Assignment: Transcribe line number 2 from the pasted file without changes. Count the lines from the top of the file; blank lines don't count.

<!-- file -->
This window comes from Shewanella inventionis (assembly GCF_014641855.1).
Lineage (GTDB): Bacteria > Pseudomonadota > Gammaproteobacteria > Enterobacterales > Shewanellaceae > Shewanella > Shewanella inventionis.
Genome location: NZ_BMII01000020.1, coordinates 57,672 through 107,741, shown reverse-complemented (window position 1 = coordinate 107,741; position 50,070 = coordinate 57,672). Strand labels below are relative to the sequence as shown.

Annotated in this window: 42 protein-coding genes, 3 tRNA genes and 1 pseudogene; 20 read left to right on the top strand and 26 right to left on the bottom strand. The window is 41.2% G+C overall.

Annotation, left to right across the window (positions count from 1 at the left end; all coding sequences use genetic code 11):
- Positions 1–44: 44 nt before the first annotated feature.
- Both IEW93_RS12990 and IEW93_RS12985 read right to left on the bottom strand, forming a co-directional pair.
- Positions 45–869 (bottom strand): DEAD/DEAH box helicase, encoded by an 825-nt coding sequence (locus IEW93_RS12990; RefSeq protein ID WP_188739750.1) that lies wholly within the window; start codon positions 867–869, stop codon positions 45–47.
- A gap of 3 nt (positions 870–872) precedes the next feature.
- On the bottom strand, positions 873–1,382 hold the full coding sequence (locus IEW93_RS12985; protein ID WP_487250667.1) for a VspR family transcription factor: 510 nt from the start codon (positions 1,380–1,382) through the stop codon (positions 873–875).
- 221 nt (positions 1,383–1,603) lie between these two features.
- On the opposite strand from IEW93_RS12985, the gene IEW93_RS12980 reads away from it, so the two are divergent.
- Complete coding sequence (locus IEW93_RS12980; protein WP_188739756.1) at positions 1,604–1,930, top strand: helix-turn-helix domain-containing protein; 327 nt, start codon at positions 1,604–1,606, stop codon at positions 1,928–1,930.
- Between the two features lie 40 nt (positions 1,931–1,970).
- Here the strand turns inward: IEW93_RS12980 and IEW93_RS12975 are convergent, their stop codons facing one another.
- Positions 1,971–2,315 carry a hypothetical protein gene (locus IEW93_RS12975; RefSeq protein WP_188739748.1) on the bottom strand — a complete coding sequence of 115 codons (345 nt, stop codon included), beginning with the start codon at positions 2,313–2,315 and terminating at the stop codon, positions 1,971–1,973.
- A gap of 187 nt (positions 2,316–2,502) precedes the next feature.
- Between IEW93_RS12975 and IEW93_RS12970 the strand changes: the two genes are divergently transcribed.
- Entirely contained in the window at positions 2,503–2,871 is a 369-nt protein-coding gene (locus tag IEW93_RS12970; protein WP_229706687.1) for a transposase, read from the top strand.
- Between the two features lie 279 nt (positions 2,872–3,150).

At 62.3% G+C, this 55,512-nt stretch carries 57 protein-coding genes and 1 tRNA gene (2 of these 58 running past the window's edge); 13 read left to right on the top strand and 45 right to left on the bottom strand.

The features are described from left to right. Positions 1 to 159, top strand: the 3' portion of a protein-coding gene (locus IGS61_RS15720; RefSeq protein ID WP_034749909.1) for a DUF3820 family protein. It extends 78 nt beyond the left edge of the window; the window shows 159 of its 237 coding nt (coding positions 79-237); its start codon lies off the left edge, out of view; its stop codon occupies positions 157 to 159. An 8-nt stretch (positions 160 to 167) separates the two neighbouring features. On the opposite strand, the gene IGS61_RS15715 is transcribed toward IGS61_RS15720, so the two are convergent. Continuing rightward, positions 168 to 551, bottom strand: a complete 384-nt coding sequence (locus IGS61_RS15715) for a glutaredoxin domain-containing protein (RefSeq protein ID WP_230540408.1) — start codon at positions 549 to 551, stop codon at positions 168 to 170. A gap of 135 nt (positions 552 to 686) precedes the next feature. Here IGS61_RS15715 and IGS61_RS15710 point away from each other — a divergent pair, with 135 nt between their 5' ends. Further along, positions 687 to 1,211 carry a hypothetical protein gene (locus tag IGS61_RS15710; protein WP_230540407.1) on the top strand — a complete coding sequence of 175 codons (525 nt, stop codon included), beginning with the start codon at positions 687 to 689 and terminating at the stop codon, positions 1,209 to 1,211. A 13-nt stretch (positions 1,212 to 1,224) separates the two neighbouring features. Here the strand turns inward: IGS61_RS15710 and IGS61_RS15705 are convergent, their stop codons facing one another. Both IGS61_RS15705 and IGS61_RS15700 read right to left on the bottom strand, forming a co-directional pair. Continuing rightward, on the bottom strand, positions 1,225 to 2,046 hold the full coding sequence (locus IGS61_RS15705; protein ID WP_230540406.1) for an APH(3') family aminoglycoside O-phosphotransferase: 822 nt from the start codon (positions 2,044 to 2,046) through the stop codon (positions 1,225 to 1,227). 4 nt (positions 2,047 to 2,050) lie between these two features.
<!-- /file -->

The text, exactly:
Lineage (GTDB): Bacteria > Pseudomonadota > Gammaproteobacteria > Enterobacterales > Shewanellaceae > Shewanella > Shewanella inventionis.